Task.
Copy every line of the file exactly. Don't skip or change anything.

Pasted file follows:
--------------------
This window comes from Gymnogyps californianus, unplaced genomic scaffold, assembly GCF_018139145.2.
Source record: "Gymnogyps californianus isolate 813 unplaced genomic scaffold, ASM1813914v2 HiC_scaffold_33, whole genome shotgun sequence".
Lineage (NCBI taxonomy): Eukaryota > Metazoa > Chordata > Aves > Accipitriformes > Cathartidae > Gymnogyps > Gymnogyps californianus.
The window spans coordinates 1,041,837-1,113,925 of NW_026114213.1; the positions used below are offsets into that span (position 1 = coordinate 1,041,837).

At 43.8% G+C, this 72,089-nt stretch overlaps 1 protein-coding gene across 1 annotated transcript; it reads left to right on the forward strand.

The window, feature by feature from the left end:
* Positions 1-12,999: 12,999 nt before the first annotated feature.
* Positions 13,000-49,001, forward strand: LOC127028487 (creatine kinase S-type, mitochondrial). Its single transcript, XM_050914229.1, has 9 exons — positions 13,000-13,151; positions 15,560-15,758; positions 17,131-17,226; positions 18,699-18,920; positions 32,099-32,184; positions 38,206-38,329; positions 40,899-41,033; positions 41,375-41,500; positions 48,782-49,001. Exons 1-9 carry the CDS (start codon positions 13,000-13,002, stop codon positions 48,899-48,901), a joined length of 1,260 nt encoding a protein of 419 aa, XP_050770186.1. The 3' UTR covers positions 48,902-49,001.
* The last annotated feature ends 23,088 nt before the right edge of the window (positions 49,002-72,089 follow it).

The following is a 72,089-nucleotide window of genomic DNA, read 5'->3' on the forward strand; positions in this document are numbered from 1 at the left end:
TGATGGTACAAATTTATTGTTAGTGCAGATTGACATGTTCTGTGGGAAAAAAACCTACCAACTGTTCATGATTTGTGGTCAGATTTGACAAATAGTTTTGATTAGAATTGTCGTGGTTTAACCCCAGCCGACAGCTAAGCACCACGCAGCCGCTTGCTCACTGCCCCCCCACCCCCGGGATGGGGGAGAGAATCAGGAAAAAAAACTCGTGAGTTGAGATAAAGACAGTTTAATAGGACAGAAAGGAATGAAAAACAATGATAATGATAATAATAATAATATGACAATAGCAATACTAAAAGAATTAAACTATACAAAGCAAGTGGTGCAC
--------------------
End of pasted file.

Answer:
This window comes from Gymnogyps californianus, unplaced genomic scaffold, assembly GCF_018139145.2.
Source record: "Gymnogyps californianus isolate 813 unplaced genomic scaffold, ASM1813914v2 HiC_scaffold_33, whole genome shotgun sequence".
Lineage (NCBI taxonomy): Eukaryota > Metazoa > Chordata > Aves > Accipitriformes > Cathartidae > Gymnogyps > Gymnogyps californianus.
The window spans coordinates 1,041,837-1,113,925 of NW_026114213.1; the positions used below are offsets into that span (position 1 = coordinate 1,041,837).

At 43.8% G+C, this 72,089-nt stretch overlaps 1 protein-coding gene across 1 annotated transcript; it reads left to right on the forward strand.

The window, feature by feature from the left end:
* Positions 1-12,999: 12,999 nt before the first annotated feature.
* Positions 13,000-49,001, forward strand: LOC127028487 (creatine kinase S-type, mitochondrial). Its single transcript, XM_050914229.1, has 9 exons — positions 13,000-13,151; positions 15,560-15,758; positions 17,131-17,226; positions 18,699-18,920; positions 32,099-32,184; positions 38,206-38,329; positions 40,899-41,033; positions 41,375-41,500; positions 48,782-49,001. Exons 1-9 carry the CDS (start codon positions 13,000-13,002, stop codon positions 48,899-48,901), a joined length of 1,260 nt encoding a protein of 419 aa, XP_050770186.1. The 3' UTR covers positions 48,902-49,001.
* The last annotated feature ends 23,088 nt before the right edge of the window (positions 49,002-72,089 follow it).

The following is a 72,089-nucleotide window of genomic DNA, read 5'->3' on the forward strand; positions in this document are numbered from 1 at the left end:
TGATGGTACAAATTTATTGTTAGTGCAGATTGACATGTTCTGTGGGAAAAAAACCTACCAACTGTTCATGATTTGTGGTCAGATTTGACAAATAGTTTTGATTAGAATTGTCGTGGTTTAACCCCAGCCGACAGCTAAGCACCACGCAGCCGCTTGCTCACTGCCCCCCCACCCCCGGGATGGGGGAGAGAATCAGGAAAAAAAACTCGTGAGTTGAGATAAAGACAGTTTAATAGGACAGAAAGGAATGAAAAACAATGATAATGATAATAATAATAATATGACAATAGCAATACTAAAAGAATTAAACTATACAAAGCAAGTGGTGCAC